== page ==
Notably, Justice Sonia Sotomayor asked the petitioners whether considering it would be the equivalent of "rewarding you for not raising it adequately below, rewarding you for mentioning it in two sentences in your cert petition and not asking us to take it as a separate question presented?" On the other hand, there appeared to be considerable support for a finding that the required mental state standard should be scienter (as found by the majority of circuit courts), with justices noting that Section 14(e) is similar to other federal securities provisions that the court has found to require scienter.

In the end, however, the court dismissed the appeal based on the writ of certiorari being "improvidently granted" (commonly known as a DIG). The dismissal order does not contain an explanation for the court's decision, but one possibility is that a majority of the justices were inclined to find that there is no implied private right of action for Section 14(e) claims (rendering the issue of the proper mental state moot), but did not believe that the question was properly before them. When the court has described this type of DIG in the past, it has said that it was unable to reach the question accepted for review without first reaching a threshold issue not presented by the petition.4

While a DIG solves the court's problem, it does little for companies and their shareholders. There are at least three important consequences.

First, the court agreed to hear Emulex to resolve the circuit split over the Section 14(e) mental state standard, but that question now remains unresolved. Meanwhile, venue for Section 14 claims is available in any federal district where the defendant is found or does business. The Ninth Circuit already is home to more merger-related securities suits than any other circuit, with its tech centers generating attractive acquisition targets. The establishment of a negligence standard in that court will ensure that the Ninth Circuit is the go-to venue for these cases, with companies facing a much greater threat of abusive, merger-tax litigation.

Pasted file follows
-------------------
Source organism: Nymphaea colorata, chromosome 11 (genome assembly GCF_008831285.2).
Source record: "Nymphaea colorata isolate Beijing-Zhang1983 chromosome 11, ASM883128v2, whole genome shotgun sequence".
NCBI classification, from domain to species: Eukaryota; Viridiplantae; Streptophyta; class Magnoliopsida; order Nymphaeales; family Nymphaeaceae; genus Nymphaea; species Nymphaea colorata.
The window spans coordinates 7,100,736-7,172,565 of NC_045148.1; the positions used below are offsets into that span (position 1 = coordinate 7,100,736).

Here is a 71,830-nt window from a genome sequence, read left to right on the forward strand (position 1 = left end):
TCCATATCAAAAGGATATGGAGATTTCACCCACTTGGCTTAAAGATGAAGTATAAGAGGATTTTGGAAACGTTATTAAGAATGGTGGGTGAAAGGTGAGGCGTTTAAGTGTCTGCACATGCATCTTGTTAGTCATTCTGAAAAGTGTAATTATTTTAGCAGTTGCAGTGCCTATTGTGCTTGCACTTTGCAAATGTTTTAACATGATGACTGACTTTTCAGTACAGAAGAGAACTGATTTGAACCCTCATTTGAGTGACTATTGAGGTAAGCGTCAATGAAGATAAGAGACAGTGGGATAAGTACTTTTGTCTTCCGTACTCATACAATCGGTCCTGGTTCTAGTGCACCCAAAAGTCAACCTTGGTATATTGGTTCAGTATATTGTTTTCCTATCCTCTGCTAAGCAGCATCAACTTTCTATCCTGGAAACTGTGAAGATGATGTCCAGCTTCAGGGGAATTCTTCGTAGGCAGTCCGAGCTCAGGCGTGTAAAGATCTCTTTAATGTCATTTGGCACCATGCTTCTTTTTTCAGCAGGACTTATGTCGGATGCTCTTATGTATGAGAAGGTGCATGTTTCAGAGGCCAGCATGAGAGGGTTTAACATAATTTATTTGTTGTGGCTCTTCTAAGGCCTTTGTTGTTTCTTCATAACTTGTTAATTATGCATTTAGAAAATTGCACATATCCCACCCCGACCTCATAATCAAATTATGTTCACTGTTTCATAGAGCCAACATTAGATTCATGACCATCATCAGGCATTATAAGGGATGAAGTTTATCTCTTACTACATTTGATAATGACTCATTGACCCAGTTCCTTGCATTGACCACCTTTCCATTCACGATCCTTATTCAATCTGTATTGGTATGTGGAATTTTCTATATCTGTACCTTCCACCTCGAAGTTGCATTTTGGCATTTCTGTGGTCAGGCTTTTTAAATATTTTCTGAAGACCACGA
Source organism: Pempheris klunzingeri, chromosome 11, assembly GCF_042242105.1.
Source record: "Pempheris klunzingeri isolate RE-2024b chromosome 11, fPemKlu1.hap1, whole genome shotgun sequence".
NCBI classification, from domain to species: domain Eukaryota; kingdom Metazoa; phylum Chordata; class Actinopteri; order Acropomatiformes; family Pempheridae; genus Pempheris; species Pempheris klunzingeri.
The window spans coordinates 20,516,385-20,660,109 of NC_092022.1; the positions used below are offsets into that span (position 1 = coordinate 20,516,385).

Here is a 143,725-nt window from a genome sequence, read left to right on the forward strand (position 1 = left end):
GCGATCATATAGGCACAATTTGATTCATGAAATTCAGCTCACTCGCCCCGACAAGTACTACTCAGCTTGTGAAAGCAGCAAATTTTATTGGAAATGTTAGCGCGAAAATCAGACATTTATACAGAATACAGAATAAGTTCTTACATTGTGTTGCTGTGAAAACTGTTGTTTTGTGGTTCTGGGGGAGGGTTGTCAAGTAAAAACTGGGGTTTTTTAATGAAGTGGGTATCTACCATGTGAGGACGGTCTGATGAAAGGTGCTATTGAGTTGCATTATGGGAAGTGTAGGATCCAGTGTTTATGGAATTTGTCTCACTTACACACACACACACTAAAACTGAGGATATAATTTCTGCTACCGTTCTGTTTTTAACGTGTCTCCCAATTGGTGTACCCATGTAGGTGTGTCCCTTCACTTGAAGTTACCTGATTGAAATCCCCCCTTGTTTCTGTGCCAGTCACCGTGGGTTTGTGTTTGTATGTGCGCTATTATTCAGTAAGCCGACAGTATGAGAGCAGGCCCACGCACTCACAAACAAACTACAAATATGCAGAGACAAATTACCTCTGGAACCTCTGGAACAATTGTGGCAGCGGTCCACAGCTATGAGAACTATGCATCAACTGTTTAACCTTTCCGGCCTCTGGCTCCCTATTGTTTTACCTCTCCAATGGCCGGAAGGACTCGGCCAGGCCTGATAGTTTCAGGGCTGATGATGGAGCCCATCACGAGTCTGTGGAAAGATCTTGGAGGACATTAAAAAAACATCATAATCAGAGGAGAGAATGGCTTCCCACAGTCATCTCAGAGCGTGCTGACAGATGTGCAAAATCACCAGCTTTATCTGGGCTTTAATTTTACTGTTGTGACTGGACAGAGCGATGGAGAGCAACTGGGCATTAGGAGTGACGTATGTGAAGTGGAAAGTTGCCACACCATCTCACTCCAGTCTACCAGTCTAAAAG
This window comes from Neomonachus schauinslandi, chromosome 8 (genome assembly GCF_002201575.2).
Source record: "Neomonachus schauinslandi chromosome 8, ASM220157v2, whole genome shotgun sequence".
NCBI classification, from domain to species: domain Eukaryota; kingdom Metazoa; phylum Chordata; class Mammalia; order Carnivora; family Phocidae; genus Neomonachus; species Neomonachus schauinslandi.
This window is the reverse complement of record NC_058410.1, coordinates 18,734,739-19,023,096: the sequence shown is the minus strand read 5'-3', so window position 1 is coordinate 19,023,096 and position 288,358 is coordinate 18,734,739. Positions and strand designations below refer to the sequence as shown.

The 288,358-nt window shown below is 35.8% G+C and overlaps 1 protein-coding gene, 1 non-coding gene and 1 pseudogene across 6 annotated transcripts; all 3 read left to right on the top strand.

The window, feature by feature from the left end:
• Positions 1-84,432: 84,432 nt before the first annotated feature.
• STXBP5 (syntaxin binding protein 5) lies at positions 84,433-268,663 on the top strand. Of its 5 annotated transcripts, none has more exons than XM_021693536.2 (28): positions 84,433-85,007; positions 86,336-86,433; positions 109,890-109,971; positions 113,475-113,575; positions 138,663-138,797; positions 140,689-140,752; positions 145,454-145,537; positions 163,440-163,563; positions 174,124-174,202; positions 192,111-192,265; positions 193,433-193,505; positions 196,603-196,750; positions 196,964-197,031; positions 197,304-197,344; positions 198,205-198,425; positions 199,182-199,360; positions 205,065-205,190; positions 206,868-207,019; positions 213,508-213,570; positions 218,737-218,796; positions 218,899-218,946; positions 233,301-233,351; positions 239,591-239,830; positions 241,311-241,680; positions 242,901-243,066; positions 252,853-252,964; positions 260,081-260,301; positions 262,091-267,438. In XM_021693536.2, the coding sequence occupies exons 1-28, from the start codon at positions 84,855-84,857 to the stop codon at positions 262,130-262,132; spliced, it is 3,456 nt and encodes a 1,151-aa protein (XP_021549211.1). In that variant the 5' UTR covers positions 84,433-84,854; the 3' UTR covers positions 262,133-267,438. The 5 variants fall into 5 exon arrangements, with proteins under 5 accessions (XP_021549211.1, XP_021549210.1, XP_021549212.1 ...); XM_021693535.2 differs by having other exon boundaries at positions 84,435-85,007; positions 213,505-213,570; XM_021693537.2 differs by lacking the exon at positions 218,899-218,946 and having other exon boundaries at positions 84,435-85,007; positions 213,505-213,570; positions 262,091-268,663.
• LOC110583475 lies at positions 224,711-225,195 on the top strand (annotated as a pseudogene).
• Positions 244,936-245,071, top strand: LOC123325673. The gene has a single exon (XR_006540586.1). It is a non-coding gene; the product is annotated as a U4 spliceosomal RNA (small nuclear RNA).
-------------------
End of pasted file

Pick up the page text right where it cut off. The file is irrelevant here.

Second, Section 14(a) and Section 14(e) address two ways of effecting the same potential transaction (i.e., change in corporate control by proxy solicitation or tender offer). Left to their own devices, however, the appellate courts have failed to reach consensus as to the mental state standards for these claims. The Ninth Circuit requires negligence for claims brought under Sections 14(e) and 14(a), while the Sixth Circuit requires scienter for both. None of the other circuits have applied a uniform standard: the Second and Third Circuits apply scienter for 14(e) but negligence for 14(a), and the remaining circuits have addressed either one provision or the other, or neither. Justice Stephen Breyer noted at the Emulex oral argument that it seemed nonsensical to have the provisions require different mental states. Following the DIG, however, the jurisprudence surrounding Section 14 claims remains a jumbled mess.

Finally, it is not clear how a suitable Section 14(e) case will make its way to the court in the near future, even though the court may be willing to find that there is no implied private right of action at all. The most promising path would appear to be a Section 14(e) case brought in a circuit that has not previously addressed the implied private right of action issue, and where the corporate defendant has the fortitude to fight about that issue through multiple appeals.

Given the significant and increasing volume of Section 14 cases, Emulex presented a situation that loudly "call[ed] for an exercise of [the Supreme] Court's supervisory power" to resolve the disarray in the lower courts.5 The Emulex DIG means that companies and their shareholders may have to wait quite some time for that to finally happe


1. In re Trulia, Inc. Stockholder Litig., 129 A.3d 885 (Del. Ch. 2016),

2. See Cornerstone Research, Securities Class Action Filings: 2018 Year in Review 2, 5 (2019) (showing a sharp increase in annual federal M&A filings alleging Section 14 claims, from 40 in 2010 to 182 in 2018).

3. Data compiled by Cornerstone Research and the Stanford Law School Securities Class Action Clearinghouse. Some matters may include both Section 14(a) and Section 14(e) claims.

4. See E. Gressman, K. Geller, et al., Supreme Court Practice 359-362 (9th Ed. 2007).

5. S. Ct. R. 10(a).

Originally published by Law360